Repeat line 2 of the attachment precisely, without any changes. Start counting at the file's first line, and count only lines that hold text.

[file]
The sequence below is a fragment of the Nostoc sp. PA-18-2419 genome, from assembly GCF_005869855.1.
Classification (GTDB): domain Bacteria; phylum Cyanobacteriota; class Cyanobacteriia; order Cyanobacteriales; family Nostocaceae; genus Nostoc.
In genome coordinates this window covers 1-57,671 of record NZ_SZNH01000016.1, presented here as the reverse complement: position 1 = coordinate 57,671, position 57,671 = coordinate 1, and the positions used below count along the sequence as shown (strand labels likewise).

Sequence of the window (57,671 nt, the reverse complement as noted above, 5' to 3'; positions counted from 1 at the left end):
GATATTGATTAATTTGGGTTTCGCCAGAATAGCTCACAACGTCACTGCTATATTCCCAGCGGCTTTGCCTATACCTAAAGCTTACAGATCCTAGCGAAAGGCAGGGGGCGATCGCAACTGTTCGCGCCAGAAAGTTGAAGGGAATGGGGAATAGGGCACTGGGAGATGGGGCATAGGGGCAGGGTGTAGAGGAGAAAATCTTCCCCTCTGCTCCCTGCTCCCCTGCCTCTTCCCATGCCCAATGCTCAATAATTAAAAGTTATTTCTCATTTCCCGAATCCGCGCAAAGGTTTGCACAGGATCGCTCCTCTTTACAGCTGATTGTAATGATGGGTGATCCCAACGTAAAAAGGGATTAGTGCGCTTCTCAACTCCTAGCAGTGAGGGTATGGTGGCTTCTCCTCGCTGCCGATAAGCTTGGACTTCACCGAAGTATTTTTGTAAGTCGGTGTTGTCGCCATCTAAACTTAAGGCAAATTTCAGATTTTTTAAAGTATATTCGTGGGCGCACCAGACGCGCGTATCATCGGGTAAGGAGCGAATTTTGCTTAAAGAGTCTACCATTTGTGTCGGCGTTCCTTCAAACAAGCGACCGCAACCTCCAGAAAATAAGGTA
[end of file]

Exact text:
Classification (GTDB): domain Bacteria; phylum Cyanobacteriota; class Cyanobacteriia; order Cyanobacteriales; family Nostocaceae; genus Nostoc.